Keeping track of how your team is spending its valuable time is an important aspect of team and project management—the things that get measured are the things that get done. For most of us, time tracking is more about making every hour count than it is about counting every hour.
Time tracking is not just about awareness: it’s about change. When you realize how you spend your time, it makes clear where your team’s priorities are—or ought to be—and it shows you how you might make that time better match your priorities. This is important not only for teams that need to keep track of time for client billing, but also for businesses that want to keep track of how time is spent across multiple projects and teams.
Tempo Timesheets enables users not only to objectively keep track of how time is spent on JIRA issues, it gives team leads information to determine how best to manage and inspire team behavior to meet your strategic goals. Team reporting is possible with JIRA and Tempo Timesheets, which breaks down all estimated and worked on issues, time performed by a team for a project during a given timeframe, and can be useful to track activities that fall outside of the project and team’s scope.
Reports can be viewed by day, week, month, or a custom period, so team leads can ascertain whether work is going as planned, where shortages exist, and where additional efforts should be focused. Timesheet reports are also available for team members, projects, customer accounts, issues, or by a custom JIRA filter.
Team leads and account managers can also get a breakdown of billable hours for their entire team, which can be exported for further analysis and customer billing using Tempo’s REST API. These reports help keep teams on schedule, and can also be used for future projections regarding team resources. Tempo Timesheets allows for budget management, team utilization reports, and billing workflow management for professional services teams in need of a solution for customer account management. Keeping an accurate track of team progress means knowing what’s working and what isn’t, and making adaptations before potential problems escalate.
9. Establish roadmaps for refinements
To ensure that your team continues to increase its value to the project team, it is important to leverage the daily, weekly, and monthly reports and metrics to identify areas of improvement and streamlining, for instance, for testing processes and test strategies. These refinements should be prioritized and scheduled for implementation by the team, and tracked for progress along with other project deliverables. Tempo Folio’s new portfolio and project roadmap planning capabilities can help PMO’s and project managers best manage, prioritize, and track business initiatives, keeping track of their progress and performance with real-time reporting.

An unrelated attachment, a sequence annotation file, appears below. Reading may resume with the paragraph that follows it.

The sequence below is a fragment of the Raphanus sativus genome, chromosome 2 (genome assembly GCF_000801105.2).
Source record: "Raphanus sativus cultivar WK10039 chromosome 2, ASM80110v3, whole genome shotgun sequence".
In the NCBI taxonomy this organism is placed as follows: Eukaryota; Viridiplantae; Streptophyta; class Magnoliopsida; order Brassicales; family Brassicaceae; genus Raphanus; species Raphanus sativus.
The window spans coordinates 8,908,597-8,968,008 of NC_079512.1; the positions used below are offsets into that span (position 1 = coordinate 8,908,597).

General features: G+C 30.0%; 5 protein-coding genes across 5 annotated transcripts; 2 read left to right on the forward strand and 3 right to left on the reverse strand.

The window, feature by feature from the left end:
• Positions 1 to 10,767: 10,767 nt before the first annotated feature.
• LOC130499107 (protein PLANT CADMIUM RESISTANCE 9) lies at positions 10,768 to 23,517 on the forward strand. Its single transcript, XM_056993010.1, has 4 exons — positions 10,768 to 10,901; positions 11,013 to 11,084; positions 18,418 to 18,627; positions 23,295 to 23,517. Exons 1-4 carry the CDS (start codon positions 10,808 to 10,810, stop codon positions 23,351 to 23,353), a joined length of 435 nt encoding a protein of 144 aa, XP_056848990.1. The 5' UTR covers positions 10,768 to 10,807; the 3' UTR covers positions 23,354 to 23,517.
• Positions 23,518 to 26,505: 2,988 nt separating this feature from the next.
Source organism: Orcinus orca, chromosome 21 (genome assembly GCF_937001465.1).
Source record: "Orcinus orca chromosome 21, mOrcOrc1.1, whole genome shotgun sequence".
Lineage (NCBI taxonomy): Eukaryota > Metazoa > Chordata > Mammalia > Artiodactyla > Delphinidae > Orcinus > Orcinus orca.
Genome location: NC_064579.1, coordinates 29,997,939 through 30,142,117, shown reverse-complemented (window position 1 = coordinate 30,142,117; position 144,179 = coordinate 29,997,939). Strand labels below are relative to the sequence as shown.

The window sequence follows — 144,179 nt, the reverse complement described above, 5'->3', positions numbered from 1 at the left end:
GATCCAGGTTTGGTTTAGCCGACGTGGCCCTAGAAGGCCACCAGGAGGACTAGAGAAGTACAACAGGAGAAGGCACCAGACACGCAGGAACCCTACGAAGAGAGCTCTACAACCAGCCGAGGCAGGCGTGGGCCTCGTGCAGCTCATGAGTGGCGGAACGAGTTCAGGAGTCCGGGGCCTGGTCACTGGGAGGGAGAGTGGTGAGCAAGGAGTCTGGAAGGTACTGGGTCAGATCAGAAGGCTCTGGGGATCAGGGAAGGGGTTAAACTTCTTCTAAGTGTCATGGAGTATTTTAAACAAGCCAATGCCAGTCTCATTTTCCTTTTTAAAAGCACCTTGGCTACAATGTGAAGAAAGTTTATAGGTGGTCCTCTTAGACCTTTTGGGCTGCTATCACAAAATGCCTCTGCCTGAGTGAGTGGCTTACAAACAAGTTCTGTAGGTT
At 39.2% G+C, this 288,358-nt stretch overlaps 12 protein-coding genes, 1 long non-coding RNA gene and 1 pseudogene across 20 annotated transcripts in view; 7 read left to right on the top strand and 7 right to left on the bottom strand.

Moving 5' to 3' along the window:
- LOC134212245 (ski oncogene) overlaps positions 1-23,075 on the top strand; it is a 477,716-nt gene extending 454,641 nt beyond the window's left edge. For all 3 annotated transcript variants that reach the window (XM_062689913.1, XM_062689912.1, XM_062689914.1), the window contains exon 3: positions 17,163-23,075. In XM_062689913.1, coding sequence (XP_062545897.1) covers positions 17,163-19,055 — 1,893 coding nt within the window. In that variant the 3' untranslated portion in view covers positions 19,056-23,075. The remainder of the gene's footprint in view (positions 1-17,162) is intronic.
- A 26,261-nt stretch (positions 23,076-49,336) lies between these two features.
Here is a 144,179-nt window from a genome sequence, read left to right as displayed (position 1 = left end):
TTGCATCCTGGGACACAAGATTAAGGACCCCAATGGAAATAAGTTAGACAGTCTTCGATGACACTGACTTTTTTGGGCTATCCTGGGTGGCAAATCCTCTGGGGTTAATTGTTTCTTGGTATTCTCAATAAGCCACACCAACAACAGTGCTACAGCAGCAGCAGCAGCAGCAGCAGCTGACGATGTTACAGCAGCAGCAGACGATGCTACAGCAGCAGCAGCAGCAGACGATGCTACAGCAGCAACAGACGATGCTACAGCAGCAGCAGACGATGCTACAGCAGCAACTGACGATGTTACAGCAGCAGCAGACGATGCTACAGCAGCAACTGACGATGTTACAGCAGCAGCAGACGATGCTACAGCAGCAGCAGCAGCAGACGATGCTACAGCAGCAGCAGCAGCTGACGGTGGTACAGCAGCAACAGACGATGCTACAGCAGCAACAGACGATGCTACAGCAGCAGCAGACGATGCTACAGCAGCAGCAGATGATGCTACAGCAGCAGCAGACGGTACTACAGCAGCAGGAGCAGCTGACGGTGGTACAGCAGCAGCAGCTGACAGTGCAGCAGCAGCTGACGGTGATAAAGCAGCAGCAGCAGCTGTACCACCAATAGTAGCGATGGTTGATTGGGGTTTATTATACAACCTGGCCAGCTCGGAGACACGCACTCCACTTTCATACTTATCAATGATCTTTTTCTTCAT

10. Make the most out of your retrospectives
No matter how fantastic a scrum or project team is, there’s always room for improvement. Although a good scrum team will continually seek out new ways to improve, the sprint retrospective is a good opportunity for the team to deliberately reflect on how they are doing and to find ways to improve for their next iteration.
JIRA Agile’s sprint report provides time tracking data for every sprint, and can be especially useful for agile teams at the retrospective level. Get an overview of all tasks within the sprint that were completed and those that haven’t been, as well as the estimated versus actual time spent on them. Use the data to help you plan your next sprint and get your team up and running
Most importantly, getting things done…
Establishing and managing distributed teams is a complex challenge, but one that can be tackled if these challenges are addressed with due care. Cultural differences, time zone variations, and lack of face-to-face time contribute to the intricate nature of this model. In addition, some companies focus too much on cost-cutting objectives. To successfully manage distributed teams, it’s important to focus on people, processes, and communications.